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Conference features the latest in flexible display technology


By Jeff Dorsch, Contributing Editor

At Display Week 2015, bigger is better. Smaller is better. And flexible may be best of all, for the era of wearable electronics.

There are some huge screens on display, so to speak, throughout the conference’s exhibition floor, such as BOE Technology Group’s 110-inch 8K Ultra High Definition television or LG Display’s curved 77-inch 4K UHD TV. There are also very small displays, such as E Ink’s smallest electronic shelf labels.

Many new developments can be viewed in the rows of exhibits, such as displays made with quantum dots. Of the 74 sessions in the technical program, at least eight are devoted to flexible displays (including one on electronic paper) or wearable displays.

A seminar on Monday, June 1, titled “Major Issues of AMOLED Displays: Challenges of Flexible OLED Displays and OLED TV” and given by Professor Jun Souk of Hanyang University, Seoul, South Korea, attracted a standing-room-only audience. Thursday, June 4, will see a day-long Market Focus Conference on Wearable-Flexible, with presentations by ARM Holdings, Google, Intel, and other companies.

Sri Peruvemba, chief executive officer of Marketer International, said Tuesday, June 2, that flexible, foldable, and even rollable displays are among the top trends this year at the Society for Information Display conference. The tantalizing prospect of flexible displays has been around for some years, and “I hope it will happen before I retire,” he said.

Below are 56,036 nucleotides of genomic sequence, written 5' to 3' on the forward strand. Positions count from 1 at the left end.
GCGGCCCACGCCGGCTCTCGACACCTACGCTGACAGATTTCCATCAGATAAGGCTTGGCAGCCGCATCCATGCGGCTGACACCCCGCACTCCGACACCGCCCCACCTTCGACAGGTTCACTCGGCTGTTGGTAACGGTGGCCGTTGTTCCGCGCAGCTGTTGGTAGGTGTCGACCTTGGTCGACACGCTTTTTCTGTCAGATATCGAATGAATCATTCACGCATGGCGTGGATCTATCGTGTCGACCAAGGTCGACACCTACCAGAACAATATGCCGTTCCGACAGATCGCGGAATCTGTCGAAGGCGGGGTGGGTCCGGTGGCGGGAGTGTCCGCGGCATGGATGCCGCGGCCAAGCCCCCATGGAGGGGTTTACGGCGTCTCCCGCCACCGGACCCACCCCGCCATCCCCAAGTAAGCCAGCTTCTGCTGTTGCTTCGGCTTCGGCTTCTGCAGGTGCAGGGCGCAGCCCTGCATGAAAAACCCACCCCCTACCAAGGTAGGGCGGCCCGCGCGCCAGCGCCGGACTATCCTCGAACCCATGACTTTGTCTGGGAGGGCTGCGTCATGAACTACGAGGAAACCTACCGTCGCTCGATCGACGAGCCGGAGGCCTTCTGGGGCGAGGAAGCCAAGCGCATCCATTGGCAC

While E Ink gets most of its revenue from displays for electronic readers, such as the Amazon Kindle, it is active in flexible displays, too, for such applications as smartwatches, according to Giovanni Mancini, the company’s senior director and head of global marketing. For larger form factors, E Ink offers its Mobius active-matrix, thin-film transistor displays, developed in conjunction with Sony. Mobius displays weigh less than half of comparably-sized glass-based electronic paper displays, according to E Ink.

C3nano, a venture-funded startup based in Hayward, California, is completing its emergence from stealth mode with a booth at the SID conference. The company is touting the use of silver nanowires in flexible materials as an alternative to utilizing indium tin oxide. CEO Cliff Morris said C3nano chose silver nanowire technology, based on work from Professor Zhenan Bao’s chemical engineering laboratory at Stanford University, to produce transparent conductive transfer films and inks in its Activegrid line. The company on Monday announced a joint development partnership with Hitachi Chemical.

“Non-ITO transparent conductors are not only replacing ITO, but also provide functions that ITO cannot,” Jennifer Colegrove, CEO and principal analyst at Touch Display Research, said in a statement.

Morris said carbon nanotube nanowires are stronger than silver nanowires, yet don’t offer the clarity and transparency of their silver counterparts. And silver is easily available as a source material, he noted.

Corning had a number of product introductions at the show, including its new Lotus NXT Glass for high-performance displays. The company was also exhibiting its flexible Willow Glass, which can be mounted on a carrier glass with its proprietary bonding solution to provide curved displays for cellphones and other mobile devices.

Flexible displays – they could be coming to your smartphone, laptop, or tablet computer in the near future.

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